The following guide is for informational purposes only and not intended to diagnose or give medical advice.
What is ADHD?
ADHD is one of the most common neurodevelopmental disorders of childhood. It is usually first diagnosed in childhood and often lasts into adulthood. People with ADHD may have trouble paying attention, controlling impulsive behaviors (may act without thinking about what the result will be), or be overly active.
In 1994, doctors decided all forms of attention-deficit disorder would be called "attention-deficit/hyperactivity disorder," or ADHD, even if the person wasn't hyperactive.
Types of ADHD
ADHD Inattentive Type Symptoms
ADHD Hyperactive/impulsive type
ADHD Combined Type
(American Psychiatric Association, https://www.psychiatry.org/patients-families/adhd/what-is-adhd)
Behavior therapy teaches children and their families how to strengthen positive child behaviors and eliminate or reduce unwanted or problem behaviors.
Cognitive-Behavioral Therapy (CBT)
It’s based on the idea that negative actions or feelings are the results of current distorted beliefs or thoughts, not unconscious forces from the past. CBT is a blend of
Schema therapy is a newer type of therapy that combines elements of cognitive behavioral therapy (CBT), psychoanalysis, attachment theory, and emotion-focused therapy, among others. In schema therapy, you’ll work with a therapist to uncover and understand your schemas, sometimes called early maladaptive schemas. Schema therapy aims to teach you how to ensure your emotional needs are met in a healthy way that doesn’t cause distress.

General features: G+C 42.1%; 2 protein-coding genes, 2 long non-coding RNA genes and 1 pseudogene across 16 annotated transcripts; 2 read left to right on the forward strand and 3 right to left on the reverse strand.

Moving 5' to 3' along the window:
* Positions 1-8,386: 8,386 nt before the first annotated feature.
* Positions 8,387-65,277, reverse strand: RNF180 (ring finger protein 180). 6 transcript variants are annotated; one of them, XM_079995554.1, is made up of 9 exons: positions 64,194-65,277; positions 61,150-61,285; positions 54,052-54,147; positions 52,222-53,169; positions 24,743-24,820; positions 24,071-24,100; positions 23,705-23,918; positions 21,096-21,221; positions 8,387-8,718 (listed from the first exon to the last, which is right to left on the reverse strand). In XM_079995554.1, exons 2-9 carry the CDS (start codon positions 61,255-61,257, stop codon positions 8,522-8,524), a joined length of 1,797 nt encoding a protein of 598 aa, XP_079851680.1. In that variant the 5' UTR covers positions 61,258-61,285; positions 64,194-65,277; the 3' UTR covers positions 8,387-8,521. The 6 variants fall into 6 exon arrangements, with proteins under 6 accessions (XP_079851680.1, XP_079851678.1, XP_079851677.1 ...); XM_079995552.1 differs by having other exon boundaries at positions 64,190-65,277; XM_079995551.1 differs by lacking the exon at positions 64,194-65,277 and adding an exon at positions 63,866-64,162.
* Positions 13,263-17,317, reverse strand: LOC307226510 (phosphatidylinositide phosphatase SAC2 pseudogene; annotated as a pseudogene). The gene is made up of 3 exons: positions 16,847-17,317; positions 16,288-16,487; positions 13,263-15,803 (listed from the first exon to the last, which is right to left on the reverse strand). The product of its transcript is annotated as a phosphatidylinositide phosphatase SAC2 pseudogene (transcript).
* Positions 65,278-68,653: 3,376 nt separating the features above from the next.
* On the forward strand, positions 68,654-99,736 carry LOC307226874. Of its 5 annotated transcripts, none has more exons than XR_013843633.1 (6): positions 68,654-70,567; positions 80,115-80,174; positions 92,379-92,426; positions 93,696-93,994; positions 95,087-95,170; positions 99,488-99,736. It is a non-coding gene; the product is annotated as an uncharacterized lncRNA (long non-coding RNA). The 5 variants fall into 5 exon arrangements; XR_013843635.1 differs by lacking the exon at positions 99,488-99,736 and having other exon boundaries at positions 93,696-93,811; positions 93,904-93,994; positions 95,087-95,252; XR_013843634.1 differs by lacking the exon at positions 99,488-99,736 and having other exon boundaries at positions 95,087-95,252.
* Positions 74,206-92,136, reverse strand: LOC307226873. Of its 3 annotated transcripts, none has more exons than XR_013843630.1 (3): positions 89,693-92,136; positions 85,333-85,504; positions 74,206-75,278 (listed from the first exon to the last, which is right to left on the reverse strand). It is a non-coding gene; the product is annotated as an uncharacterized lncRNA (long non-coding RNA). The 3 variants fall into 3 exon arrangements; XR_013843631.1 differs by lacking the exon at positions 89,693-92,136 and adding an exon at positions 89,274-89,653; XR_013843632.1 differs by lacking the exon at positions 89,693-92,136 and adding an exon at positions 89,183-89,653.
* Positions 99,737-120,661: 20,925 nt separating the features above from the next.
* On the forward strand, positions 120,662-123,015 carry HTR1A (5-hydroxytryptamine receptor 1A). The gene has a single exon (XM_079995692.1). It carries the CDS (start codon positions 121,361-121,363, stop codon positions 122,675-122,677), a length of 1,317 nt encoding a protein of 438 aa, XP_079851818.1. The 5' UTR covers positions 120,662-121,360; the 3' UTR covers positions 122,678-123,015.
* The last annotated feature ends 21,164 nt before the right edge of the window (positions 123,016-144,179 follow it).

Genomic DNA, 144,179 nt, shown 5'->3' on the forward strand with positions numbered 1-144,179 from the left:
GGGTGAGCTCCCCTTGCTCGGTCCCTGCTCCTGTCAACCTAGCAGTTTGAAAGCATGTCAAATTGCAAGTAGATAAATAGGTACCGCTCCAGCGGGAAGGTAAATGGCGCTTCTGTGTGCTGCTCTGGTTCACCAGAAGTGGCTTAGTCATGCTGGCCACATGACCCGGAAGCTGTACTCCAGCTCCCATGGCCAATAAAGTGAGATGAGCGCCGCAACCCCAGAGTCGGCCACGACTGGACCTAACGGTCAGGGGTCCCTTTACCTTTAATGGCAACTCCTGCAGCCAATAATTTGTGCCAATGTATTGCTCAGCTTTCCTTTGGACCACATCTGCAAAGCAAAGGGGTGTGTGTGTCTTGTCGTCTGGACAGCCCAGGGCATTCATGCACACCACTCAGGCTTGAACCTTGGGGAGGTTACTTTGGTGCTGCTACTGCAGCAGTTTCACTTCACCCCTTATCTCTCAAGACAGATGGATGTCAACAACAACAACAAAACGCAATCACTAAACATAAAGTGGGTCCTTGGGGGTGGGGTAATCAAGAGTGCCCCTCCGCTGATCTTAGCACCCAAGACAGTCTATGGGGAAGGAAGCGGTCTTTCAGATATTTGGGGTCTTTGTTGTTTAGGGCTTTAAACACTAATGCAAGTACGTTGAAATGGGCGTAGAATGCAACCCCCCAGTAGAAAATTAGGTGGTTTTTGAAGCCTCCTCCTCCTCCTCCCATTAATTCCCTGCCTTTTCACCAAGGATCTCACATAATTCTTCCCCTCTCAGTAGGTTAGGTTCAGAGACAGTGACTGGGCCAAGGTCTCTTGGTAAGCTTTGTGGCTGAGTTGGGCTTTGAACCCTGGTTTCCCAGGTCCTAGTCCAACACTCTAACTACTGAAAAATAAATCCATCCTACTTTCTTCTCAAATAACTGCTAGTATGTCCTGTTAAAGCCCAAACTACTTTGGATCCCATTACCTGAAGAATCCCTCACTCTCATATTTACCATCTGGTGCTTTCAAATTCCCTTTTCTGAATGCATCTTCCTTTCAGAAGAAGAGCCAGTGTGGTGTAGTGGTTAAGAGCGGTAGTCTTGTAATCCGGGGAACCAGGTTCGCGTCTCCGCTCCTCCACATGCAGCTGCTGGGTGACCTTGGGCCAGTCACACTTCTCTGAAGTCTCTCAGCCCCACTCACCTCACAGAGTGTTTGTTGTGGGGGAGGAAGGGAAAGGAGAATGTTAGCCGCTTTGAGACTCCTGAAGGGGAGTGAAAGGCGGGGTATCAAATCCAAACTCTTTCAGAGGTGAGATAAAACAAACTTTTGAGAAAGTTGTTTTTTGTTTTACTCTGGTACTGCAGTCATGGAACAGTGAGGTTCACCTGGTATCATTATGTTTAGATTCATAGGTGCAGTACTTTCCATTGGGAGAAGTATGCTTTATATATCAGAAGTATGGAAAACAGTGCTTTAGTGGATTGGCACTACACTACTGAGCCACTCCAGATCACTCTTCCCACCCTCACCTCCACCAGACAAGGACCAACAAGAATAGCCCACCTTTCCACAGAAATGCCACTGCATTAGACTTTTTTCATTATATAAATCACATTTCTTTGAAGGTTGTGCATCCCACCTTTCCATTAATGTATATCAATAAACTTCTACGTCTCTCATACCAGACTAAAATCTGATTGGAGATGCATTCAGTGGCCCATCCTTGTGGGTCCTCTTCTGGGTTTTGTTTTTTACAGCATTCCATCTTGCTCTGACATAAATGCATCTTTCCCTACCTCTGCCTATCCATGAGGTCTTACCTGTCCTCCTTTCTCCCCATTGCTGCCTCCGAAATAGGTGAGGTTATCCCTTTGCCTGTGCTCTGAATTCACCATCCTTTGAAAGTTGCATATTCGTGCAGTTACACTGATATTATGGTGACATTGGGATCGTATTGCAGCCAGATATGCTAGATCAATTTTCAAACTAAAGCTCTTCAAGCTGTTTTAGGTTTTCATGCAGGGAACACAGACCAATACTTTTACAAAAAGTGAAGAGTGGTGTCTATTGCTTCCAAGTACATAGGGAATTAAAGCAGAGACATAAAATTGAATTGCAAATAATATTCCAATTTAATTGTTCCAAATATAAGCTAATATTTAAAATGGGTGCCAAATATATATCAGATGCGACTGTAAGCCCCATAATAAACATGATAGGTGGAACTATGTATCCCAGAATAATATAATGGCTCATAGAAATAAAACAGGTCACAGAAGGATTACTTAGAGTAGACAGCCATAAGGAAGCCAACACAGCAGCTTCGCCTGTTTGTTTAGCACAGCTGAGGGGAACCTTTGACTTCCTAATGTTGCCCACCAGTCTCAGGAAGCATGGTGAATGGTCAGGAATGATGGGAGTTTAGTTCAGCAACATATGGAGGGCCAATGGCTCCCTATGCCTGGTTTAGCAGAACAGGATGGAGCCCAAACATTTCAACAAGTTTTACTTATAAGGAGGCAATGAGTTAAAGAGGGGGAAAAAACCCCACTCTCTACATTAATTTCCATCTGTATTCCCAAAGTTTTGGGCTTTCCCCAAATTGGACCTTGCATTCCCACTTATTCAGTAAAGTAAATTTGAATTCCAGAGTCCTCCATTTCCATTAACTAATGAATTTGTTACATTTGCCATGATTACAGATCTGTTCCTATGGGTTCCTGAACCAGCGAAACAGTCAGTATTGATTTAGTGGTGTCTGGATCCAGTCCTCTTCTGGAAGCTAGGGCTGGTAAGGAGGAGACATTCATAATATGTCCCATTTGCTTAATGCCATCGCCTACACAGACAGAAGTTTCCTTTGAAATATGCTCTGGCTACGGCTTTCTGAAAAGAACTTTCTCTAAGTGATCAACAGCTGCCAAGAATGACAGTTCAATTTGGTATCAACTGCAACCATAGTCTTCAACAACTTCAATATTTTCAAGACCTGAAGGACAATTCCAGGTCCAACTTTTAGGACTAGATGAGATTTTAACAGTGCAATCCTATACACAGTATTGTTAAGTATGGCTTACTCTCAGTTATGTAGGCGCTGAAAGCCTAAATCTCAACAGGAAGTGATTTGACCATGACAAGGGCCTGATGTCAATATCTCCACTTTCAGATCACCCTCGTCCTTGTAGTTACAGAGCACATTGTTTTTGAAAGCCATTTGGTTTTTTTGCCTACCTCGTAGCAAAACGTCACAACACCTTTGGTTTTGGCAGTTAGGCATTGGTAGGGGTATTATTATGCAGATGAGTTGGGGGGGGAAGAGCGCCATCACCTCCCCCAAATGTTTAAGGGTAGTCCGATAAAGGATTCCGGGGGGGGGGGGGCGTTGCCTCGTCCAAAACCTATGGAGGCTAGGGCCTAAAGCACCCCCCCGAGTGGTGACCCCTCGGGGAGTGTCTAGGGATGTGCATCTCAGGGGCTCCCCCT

These medicines might help you focus your thoughts and ignore distractions. Stimulant meds work for 70% to 80% of people. They’re used to treat moderate and severe ADHD.
In cases where stimulants don’t work or cause unpleasant side effects, non-stimulants might help. These medications can improve symptoms like concentration and impulse control.
(CDC, https://www.cdc.gov/ncbddd/adhd/treatment.html; CDC, https://www.cdc.gov/childrensmentalhealth/parent-behavior-therapy.html; Healthline, https://www.healthline.com/health/depression/cognitive-behavioral-therapy; Healthline, https://www.healthline.com/health/schema-therapy-2; WebMD, https://www.webmd.com/add-adhd/adhd-medication-chart)
For a comprehensive list of McFarlin books about ADHD consult our library catalog. Some ebooks may require you sign into the library system before viewing; you will be automatically prompted if a login is necessary.
For a comprehensive list of McFarlin databases consult our A-Z Database List. Databases may require you sign into the library system before viewing; you will be automatically prompted if a login is necessary.
You may want to get help for ADHD if it begins to interfere with your ability to function, such as eat, study, and have fun. TU has counselors who would love to help you.
This site provides information about and contact information for TU's Counseling and Psychological Services (CAPS).
If you are having a mental health crisis, the following sites provide help: